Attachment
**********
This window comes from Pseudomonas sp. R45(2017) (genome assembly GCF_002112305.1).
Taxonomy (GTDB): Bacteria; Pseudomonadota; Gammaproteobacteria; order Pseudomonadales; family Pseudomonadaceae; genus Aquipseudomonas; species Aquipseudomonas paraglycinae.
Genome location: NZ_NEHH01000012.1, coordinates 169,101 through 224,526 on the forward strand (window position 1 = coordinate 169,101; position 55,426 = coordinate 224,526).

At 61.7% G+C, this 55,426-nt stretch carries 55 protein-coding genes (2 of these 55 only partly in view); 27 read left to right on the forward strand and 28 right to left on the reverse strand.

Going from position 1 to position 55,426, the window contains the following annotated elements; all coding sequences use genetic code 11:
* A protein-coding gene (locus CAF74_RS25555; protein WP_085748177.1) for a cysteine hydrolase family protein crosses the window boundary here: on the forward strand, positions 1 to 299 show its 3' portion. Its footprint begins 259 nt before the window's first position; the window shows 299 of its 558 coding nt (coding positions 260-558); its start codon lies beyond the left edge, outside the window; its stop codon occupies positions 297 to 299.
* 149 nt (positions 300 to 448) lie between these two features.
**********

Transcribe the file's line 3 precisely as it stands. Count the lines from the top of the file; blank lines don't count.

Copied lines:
Genome location: NZ_NEHH01000012.1, coordinates 169,101 through 224,526 on the forward strand (window position 1 = coordinate 169,101; position 55,426 = coordinate 224,526).